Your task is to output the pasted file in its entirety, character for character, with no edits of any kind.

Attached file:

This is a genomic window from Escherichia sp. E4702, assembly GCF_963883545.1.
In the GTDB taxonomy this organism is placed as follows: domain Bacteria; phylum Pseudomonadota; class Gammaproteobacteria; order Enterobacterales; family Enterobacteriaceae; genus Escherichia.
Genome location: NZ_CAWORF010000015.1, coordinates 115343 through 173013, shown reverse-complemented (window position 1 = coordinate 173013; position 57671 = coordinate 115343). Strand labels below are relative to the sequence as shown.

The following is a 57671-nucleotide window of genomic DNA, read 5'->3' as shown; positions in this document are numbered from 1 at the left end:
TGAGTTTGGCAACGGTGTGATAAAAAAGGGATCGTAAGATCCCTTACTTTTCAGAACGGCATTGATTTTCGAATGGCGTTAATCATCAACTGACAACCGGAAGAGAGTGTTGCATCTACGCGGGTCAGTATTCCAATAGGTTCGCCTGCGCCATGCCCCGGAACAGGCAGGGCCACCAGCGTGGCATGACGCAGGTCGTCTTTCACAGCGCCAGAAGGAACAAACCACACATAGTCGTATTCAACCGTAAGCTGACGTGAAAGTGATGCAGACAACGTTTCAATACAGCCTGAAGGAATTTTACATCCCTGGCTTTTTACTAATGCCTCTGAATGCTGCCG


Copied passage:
This is a genomic window from Escherichia sp. E4702, assembly GCF_963883545.1.
In the GTDB taxonomy this organism is placed as follows: domain Bacteria; phylum Pseudomonadota; class Gammaproteobacteria; order Enterobacterales; family Enterobacteriaceae; genus Escherichia.
Genome location: NZ_CAWORF010000015.1, coordinates 115343 through 173013, shown reverse-complemented (window position 1 = coordinate 173013; position 57671 = coordinate 115343). Strand labels below are relative to the sequence as shown.

The following is a 57671-nucleotide window of genomic DNA, read 5'->3' as shown; positions in this document are numbered from 1 at the left end:
TGAGTTTGGCAACGGTGTGATAAAAAAGGGATCGTAAGATCCCTTACTTTTCAGAACGGCATTGATTTTCGAATGGCGTTAATCATCAACTGACAACCGGAAGAGAGTGTTGCATCTACGCGGGTCAGTATTCCAATAGGTTCGCCTGCGCCATGCCCCGGAACAGGCAGGGCCACCAGCGTGGCATGACGCAGGTCGTCTTTCACAGCGCCAGAAGGAACAAACCACACATAGTCGTATTCAACCGTAAGCTGACGTGAAAGTGATGCAGACAACGTTTCAATACAGCCTGAAGGAATTTTACATCCCTGGCTTTTTACTAATGCCTCTGAATGCTGCCG